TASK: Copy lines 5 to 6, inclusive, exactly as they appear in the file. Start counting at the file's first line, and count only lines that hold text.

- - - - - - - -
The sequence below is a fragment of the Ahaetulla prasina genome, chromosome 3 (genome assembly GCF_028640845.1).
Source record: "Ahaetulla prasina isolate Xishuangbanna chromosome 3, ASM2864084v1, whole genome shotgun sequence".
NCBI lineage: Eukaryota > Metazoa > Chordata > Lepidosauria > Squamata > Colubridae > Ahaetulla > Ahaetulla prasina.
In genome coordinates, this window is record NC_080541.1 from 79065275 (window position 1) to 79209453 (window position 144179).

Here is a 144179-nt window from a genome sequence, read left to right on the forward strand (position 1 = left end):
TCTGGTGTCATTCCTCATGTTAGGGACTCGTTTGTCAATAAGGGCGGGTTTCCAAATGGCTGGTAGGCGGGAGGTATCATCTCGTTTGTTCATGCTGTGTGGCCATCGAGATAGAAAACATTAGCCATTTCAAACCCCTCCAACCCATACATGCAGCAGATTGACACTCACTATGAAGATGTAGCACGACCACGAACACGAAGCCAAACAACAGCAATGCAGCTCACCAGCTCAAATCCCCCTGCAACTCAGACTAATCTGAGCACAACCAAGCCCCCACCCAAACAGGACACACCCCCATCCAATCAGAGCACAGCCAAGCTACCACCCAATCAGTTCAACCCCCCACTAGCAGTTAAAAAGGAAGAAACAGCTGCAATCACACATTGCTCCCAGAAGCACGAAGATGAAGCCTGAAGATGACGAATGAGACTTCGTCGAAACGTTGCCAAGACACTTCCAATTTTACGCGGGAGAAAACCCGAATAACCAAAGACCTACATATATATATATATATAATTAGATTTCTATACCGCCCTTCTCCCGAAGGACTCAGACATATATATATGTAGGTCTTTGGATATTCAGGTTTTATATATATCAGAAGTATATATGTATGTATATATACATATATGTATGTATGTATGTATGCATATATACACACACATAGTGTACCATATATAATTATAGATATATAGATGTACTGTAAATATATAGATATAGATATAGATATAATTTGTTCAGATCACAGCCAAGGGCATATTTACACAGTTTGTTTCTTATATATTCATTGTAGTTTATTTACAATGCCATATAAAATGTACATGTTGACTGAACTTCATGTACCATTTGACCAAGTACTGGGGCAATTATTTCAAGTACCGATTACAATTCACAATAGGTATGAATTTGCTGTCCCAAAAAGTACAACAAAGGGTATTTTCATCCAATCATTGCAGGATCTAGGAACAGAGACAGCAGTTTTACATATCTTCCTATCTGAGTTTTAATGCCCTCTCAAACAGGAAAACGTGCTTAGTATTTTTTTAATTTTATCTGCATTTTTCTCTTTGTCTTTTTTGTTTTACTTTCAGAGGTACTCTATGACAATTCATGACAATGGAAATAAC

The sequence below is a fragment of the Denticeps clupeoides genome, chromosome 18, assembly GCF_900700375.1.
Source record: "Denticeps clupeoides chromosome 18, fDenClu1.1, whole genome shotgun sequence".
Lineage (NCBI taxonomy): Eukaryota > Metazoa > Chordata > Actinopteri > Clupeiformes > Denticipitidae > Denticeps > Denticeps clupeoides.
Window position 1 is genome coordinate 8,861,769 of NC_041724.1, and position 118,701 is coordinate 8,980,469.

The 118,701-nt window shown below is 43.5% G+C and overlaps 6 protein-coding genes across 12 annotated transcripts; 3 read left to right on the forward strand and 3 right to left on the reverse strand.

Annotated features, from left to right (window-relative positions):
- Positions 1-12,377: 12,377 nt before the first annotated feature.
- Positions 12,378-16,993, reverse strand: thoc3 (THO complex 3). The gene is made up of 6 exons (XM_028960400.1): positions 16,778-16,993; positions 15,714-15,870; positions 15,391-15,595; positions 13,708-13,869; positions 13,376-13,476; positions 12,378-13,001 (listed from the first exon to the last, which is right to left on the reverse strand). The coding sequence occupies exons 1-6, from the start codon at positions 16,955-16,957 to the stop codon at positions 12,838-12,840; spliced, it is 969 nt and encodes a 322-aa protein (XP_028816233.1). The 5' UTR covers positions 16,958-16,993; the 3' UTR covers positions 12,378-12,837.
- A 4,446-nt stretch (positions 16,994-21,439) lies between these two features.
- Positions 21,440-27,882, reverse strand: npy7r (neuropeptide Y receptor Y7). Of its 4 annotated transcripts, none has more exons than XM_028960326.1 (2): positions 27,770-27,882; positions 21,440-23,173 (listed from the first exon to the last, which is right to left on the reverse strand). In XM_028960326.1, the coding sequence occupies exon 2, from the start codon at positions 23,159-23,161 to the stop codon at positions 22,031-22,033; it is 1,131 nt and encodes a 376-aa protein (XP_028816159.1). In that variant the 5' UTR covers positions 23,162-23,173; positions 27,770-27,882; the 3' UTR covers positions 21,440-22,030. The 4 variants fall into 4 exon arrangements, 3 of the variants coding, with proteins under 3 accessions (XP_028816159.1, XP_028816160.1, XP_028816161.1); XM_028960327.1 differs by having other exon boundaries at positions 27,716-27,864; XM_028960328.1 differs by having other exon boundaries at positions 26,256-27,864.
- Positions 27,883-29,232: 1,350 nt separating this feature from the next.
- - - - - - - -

Here is a 144179-nt window from a genome sequence, read left to right on the forward strand (position 1 = left end):
TCTGGTGTCATTCCTCATGTTAGGGACTCGTTTGTCAATAAGGGCGGGTTTCCAAATGGCTGGTAGGCGGGAGGTATCATCTCGTTTGTTCATGCTGTGTGGCCATCGAGATAGAAAACATTAGCCATTTCAAACCCCTCCAACCCATACATGCAGCAGATTGACACTCACTATGAAGATGTAGCACGACCACGAACACGAAGCCAAACAACAGCAATGCAGCTCACCAGCTCAAATCCCCCTGCAACTCAGACTAATCTGAGCACAACCAAGCCCCCACCCAAACAGGACACACCCCCATCCAATCAGAGCACAGCCAAGCTACCACCCAATCAGTTCAACCCCCCACTAGCAGTTAAAAAGGAAGAAACAGCTGCAATCACACATTGCTCCCAGAAGCACGAAGATGAAGCCTGAAGATGACGAATGAGACTTCGTCGAAACGTTGCCAAGACACTTCCAATTTTACGCGGGAGAAAACCCGAATAACCAAAGACCTACATATATATATATATATAATTAGATTTCTATACCGCCCTTCTCCCGAAGGACTCAGACATATATATATGTAGGTCTTTGGATATTCAGGTTTTATATATATCAGAAGTATATATGTATGTATATATACATATATGTATGTATGTATGTATGCATATATACACACACATAGTGTACCATATATAATTATAGATATATAGATGTACTGTAAATATATAGATATAGATATAGATATAATTTGTTCAGATCACAGCCAAGGGCATATTTACACAGTTTGTTTCTTATATATTCATTGTAGTTTATTTACAATGCCATATAAAATGTACATGTTGACTGAACTTCATGTACCATTTGACCAAGTACTGGGGCAATTATTTCAAGTACCGATTACAATTCACAATAGGTATGAATTTGCTGTCCCAAAAAGTACAACAAAGGGTATTTTCATCCAATCATTGCAGGATCTAGGAACAGAGACAGCAGTTTTACATATCTTCCTATCTGAGTTTTAATGCCCTCTCAAACAGGAAAACGTGCTTAGTATTTTTTTAATTTTATCTGCATTTTTCTCTTTGTCTTTTTTGTTTTACTTTCAGAGGTACTCTATGACAATTCATGACAATGGAAATAAC